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Would like comments comparing 5-ply waterproof plywood with Huber ZIP wall and roof sheathing

JoeUSAF | Posted in Green Products and Materials on

I will be building a U.S. EPA Energy Star to be certified home, (24’x40′), and am trying to decide upon the best sheathing for the walls and roof.

The proposed configuration for these two are:

1. Walls (2×6, 16″ OC): vinyl siding, mesh rain screen, 3/4″ foil faced polyisocyanate rigid foam (taped), either 5/8″ 5-ply waterproof plywood or 5/8″ Huber ZIP sheathing (both taped), 3 1/2 – 4″ closed-cell spray foam, remainder of 2×6 cavity with open cell spray foam, sheetrock.

2. Unvented catherdral roof (2×10, 16″ OC, 9:12 pitch): Certainteed Landmark Solaris Energy Star Gold or Platinum asphalt shingles, #15 asphalt felt underlayment, either 5/8″ 5-ply waterproof plywood or 5/8″ Huber ZIP roof sheathing, 3 1/2 – 4″ of closed-cell spray foam, remainder of 2×10 cavity with open-cell spray foam, 1″ XPS rigid foam, sheetrock.

Would appreciate any comments on these configurations about any fundamental flaws or pitfalls and especially a comparison of the plywood versus Huber ZIP sheathing with regards to strength, durability, moisture and potential rot. Thank You.

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  1. GBA Editor
    Martin Holladay | | #1

    I don't have any opinion on the choice between Zip sheathing and plywood.

    But here is some feedback on other aspects of your plan:

    1. You don't need a mesh rainscreen product under vinyl siding. Vinyl siding already has air behind it, due to its configuration. It is naturally well ventilated.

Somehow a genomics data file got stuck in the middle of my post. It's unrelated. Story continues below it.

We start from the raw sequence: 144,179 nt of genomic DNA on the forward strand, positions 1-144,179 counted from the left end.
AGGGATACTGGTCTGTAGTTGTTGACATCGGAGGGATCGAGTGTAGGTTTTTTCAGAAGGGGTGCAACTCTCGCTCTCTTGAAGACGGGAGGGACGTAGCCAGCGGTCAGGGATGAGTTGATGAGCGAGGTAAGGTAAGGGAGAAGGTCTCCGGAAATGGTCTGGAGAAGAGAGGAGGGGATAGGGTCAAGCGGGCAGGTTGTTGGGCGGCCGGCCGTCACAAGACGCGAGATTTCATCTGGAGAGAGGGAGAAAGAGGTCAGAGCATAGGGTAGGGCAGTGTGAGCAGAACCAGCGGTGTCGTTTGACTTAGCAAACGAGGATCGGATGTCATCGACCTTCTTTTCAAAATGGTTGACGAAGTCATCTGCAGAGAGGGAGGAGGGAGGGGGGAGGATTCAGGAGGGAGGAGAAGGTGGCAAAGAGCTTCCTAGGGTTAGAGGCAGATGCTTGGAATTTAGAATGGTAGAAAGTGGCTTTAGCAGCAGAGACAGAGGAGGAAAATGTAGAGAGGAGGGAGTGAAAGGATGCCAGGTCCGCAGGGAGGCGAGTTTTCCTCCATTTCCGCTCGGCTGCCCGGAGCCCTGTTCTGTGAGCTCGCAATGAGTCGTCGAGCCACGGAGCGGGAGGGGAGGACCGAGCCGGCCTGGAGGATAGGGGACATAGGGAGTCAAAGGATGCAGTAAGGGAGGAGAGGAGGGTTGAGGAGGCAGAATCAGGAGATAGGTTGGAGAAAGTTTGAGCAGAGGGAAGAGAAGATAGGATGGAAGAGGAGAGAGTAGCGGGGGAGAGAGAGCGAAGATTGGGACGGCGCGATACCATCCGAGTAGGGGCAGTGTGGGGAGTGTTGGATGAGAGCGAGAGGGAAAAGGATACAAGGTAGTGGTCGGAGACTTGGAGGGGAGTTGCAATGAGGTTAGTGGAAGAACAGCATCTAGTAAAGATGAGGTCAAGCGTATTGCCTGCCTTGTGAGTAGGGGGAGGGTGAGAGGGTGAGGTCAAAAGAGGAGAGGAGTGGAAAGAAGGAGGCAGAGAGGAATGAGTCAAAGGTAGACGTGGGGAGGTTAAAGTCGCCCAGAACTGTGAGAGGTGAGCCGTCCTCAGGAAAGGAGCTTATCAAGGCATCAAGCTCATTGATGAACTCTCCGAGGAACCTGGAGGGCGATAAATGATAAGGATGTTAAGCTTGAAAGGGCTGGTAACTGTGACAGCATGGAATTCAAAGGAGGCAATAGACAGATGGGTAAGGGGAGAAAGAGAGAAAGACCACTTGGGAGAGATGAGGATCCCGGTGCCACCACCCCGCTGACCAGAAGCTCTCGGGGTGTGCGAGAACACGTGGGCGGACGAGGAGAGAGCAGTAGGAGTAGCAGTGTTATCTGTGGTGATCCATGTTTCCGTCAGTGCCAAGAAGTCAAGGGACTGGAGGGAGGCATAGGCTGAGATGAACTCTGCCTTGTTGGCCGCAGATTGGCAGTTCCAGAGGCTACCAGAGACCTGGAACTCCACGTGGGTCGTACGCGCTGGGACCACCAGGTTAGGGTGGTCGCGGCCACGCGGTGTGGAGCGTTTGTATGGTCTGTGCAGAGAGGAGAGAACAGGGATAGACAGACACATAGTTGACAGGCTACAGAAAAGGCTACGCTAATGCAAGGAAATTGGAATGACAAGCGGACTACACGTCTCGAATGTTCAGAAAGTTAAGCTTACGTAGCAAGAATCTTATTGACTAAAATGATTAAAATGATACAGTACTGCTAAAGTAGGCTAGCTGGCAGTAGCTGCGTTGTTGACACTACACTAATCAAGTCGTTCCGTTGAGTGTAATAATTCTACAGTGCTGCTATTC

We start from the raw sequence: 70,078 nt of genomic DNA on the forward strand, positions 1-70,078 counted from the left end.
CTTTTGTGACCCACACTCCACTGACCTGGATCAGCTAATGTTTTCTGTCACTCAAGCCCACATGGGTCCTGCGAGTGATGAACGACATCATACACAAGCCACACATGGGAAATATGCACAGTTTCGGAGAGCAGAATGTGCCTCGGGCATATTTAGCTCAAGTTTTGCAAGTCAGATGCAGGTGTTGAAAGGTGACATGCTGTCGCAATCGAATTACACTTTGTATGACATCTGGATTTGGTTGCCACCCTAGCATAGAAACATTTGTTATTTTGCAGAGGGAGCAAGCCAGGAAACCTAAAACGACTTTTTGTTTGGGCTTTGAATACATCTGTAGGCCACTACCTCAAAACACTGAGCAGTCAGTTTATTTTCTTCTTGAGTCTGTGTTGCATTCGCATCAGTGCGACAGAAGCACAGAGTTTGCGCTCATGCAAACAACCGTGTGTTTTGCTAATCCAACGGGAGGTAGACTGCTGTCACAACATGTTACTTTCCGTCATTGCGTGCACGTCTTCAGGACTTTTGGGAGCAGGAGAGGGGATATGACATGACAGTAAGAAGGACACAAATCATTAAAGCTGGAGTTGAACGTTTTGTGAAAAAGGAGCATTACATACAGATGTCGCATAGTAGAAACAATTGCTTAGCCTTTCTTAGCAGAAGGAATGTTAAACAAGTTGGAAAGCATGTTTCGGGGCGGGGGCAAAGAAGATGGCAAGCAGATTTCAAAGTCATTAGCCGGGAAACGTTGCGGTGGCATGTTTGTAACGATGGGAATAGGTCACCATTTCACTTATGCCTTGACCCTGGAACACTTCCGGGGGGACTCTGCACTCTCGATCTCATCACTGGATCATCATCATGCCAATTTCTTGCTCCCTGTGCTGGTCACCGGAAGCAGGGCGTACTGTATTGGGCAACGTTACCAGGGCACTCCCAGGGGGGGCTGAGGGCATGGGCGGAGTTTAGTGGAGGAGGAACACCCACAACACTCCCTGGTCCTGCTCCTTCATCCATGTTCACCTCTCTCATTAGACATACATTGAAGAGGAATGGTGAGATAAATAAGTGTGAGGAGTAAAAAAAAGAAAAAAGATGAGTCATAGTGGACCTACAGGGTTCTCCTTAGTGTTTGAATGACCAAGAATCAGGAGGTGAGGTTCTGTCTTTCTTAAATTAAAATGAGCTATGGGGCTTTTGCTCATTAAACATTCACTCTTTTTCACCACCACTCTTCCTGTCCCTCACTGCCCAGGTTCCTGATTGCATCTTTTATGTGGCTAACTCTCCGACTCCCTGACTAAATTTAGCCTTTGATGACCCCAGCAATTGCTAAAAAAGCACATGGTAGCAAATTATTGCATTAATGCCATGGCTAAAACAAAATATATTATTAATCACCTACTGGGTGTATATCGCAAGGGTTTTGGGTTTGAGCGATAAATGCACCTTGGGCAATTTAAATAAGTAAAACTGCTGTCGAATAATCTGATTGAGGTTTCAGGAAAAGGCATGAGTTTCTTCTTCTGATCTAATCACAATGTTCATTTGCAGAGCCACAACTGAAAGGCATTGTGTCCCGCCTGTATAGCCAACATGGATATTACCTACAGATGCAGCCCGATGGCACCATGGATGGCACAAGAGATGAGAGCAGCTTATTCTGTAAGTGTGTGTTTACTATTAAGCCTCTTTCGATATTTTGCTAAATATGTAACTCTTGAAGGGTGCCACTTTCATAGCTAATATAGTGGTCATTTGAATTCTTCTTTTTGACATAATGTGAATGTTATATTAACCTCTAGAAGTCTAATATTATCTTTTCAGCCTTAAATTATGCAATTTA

2. I don't like walls that sandwich the wall sheathing (whether plywood or Zip) between two layers of vapor-impermeable foam. The sheathing should be able to dry in at least one direction. I would skip the closed-cell spray foam between the studs, and just use the open-cell foam (or cellulose). If you want to improve your wall assembly, make the polyiso layer thicker.

  2. JoeUSAF | | #2


    Thank You for your technical assistance. I will eliminate the rain screen and the closed cell spray foam interior to the wall sheathing so that it can dry to the interior. I am leaning towards the use of plywood rather than ZIP sheathing, which has had a lot of hype, but is unproven over the long haul. Huber Zip gives a limited 30 year warranty, but houses last much longer than 30 years. I do not want to be forced to strip off 30 year old ZIP sheathing with the spray foam attached behind it. Plywood has been a proven durable, moisture resistant product for 50 years. Once again Thank You for your assistance.

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